Besides Rapp, Josh Chisum Racing/Bartels Harley-Davidson’s O’Hara got the worst of the incident as he was forced to take evasive action to avoid hitting the downed champ.

This turn of events left Wyman, Eslick, and Rapp’s teammate, Ben Carlson, all alone up front with O’Hara nearly four seconds back.

However, O’Hara took advantage of the titanic battle for the lead and ran the lead group back down, setting up a four-man melee on the race’s final lap. O’Hara moved into a podium position but was ultimately shuffled back to fourth, his hard work not rewarded with a change the final points tally.

Eslick finished a close runner-up, missing out on the win by just fractions of a second. It was an impressive effort nonetheless, as the Oklahoman missed Saturday qualifying following a hard fall in the day’s GoPro Daytona SportBike race. He qualified just tenth-best in the cold morning session but blasted his way to the front of the pack, and very nearly the win.

“Man, I had it set up there at the end to draft (by) him at the line, but I think (I hit) the limiter like three times on that last shift,” Eslick said. “That’s all it takes; everybody’s bikes are pretty evenly matched so you mess up that one little bit, miss a shift by just that much and you’re going to lose out.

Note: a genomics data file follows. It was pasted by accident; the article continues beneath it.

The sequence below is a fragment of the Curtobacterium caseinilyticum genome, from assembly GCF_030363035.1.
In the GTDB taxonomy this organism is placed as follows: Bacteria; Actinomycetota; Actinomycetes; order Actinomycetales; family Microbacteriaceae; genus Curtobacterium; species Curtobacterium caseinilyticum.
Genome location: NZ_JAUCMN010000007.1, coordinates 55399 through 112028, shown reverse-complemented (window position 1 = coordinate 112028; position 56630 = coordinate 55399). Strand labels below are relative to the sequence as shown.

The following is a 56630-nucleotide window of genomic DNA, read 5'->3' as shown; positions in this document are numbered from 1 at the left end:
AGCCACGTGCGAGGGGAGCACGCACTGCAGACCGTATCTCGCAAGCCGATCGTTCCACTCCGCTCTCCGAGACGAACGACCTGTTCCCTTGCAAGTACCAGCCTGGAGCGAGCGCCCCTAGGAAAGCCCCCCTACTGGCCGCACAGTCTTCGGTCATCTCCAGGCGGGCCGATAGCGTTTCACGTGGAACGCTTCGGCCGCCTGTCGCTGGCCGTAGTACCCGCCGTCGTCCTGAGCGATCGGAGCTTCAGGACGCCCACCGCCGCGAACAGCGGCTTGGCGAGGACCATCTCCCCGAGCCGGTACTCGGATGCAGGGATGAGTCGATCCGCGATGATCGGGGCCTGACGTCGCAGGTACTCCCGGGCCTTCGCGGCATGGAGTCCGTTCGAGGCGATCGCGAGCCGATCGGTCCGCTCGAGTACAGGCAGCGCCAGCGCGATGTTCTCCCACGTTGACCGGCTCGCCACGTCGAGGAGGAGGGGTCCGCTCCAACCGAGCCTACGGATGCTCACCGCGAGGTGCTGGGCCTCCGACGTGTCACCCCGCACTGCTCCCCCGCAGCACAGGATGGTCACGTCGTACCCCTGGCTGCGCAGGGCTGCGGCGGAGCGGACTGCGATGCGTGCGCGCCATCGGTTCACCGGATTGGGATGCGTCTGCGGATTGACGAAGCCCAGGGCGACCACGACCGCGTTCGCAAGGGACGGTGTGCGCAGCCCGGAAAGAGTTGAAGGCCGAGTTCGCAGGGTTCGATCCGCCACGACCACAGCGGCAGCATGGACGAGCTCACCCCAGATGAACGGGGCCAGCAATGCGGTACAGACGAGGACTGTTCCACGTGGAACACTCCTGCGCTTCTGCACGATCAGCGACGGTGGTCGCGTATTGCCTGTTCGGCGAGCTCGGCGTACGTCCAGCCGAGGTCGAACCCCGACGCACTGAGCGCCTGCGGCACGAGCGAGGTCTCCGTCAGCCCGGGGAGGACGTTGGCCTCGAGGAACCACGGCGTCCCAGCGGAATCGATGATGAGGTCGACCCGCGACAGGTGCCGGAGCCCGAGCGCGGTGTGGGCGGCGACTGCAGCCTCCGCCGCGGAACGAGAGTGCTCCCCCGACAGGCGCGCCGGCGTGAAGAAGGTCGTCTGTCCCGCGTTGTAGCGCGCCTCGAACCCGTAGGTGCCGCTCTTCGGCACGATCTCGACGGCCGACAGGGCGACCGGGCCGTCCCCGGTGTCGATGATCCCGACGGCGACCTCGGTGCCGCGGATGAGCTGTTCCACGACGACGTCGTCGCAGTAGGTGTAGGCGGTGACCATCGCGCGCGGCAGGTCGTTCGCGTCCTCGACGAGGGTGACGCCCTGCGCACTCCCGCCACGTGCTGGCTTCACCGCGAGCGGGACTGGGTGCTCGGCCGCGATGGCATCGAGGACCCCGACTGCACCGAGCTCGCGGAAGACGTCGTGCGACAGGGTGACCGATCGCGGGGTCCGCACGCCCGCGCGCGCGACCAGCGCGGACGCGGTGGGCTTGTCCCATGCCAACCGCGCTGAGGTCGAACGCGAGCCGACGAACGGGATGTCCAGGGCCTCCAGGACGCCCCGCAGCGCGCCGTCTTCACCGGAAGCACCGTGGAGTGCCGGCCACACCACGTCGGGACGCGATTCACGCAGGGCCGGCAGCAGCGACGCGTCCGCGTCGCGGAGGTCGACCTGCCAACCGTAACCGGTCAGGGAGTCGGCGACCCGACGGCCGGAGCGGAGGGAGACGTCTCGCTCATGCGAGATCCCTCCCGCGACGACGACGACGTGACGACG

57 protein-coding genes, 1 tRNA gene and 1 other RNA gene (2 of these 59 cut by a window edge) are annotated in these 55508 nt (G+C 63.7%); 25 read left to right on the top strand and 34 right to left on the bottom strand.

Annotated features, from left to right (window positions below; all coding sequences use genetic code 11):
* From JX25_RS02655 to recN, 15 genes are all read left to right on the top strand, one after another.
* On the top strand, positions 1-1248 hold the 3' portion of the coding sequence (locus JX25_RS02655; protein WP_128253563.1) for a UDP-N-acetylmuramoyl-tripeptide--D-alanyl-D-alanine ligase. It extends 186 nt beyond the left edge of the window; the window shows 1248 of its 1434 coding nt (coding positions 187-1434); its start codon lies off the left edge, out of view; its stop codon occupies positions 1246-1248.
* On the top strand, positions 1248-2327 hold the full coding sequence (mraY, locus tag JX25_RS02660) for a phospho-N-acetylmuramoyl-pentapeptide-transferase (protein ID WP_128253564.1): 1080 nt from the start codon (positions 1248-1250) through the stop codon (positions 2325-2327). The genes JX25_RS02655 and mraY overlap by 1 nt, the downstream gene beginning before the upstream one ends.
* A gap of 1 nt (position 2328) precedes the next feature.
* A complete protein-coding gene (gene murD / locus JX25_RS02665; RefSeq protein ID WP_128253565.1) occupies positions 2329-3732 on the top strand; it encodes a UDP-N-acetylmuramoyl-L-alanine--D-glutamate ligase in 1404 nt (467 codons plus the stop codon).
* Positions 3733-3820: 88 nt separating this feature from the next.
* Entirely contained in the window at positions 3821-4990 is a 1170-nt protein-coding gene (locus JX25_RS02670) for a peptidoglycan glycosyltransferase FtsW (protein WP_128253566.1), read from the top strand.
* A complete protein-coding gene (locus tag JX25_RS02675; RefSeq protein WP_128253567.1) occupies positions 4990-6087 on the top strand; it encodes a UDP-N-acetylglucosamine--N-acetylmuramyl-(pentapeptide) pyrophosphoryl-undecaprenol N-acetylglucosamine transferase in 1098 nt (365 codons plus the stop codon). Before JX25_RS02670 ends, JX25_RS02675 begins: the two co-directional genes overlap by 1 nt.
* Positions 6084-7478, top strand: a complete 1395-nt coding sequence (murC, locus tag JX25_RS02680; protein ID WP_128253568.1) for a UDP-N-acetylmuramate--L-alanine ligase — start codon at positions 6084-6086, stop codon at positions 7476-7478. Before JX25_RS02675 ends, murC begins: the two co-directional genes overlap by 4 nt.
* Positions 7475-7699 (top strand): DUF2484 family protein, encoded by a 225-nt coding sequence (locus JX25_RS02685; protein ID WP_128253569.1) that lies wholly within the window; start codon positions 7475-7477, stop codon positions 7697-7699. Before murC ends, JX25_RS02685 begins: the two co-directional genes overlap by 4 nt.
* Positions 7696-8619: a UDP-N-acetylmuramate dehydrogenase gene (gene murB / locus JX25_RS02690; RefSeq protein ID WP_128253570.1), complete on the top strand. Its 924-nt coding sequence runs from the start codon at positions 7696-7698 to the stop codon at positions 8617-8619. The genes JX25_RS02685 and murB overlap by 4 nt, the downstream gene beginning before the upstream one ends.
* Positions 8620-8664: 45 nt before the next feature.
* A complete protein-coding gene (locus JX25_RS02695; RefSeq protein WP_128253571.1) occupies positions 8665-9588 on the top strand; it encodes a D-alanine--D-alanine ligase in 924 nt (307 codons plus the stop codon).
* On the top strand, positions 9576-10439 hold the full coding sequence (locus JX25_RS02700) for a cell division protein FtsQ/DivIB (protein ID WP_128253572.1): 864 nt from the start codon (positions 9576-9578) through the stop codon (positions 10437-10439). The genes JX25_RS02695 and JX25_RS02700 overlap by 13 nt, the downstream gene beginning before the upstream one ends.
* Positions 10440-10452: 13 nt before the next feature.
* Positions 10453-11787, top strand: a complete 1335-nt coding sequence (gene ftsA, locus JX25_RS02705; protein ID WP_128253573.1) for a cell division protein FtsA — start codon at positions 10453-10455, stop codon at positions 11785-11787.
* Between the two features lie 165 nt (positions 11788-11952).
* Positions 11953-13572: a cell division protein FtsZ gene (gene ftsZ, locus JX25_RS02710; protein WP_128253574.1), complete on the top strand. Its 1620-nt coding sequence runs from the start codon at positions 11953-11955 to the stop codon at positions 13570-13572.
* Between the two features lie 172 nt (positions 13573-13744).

“The race was a lot of fun. It’s not been the best weekend for me here. Daytona was awesome but here we’ve hit the ground, destroyed a bike, cost the team a whole bunch of money, and beat myself up. So it was nice to get out there and have a little bit of fun and get on the podium.”

Carlson actually led across the line to take the white flag first. However, he was dropped back to fourth momentarily as the leaders fought for position. The Wisconsin native managed to move back into third by the lap’s conclusion to secure his second consecutive home-race podium.

The third place finisher later admitted he knew O’Hara was on the charge.

“I knew he was coming,” said Carlson. “I looked back once coming into (Turn) 5 and saw he was coming. Our pace, because we were going back and forth and passing, I kind of figured he’d catch us. So, yeah, I knew he was there. And actually, he got ahead of me but Kyle took him wide going into Canada Corner. Good race. I had fun.”

Daytona runner-up Gage McAllister on the Folsom Harley-Davidson entry edged Thunder Roads Magazine’s Ryan Kerr and Chili Pepper Racing’s Hayden Schultz for fifth. As a result, McCallister still sits second in the points, seven behind O’Hara and one up on Eslick.

Level 10/Peter Brady Racing’s Eric Stump, third Suburban entry Nick Hansen and O’Hara’s teammate, Josh Chisum, completed the top ten.

Next Race
Round 3 of the 2014 AMA Pro Road Racing season, the Triumph SuperBike Classic, will take place at Barber Motorsports Park in Birmingham, Ala., June 21-22.

How to Watch
FansChoice.tv is the official home for live streaming coverage of AMA Pro Road Racing and AMA Pro Flat Track events in 2014. The site also provides coverage of IMSA’s development and single-make series, and NASCAR’s touring and weekly series.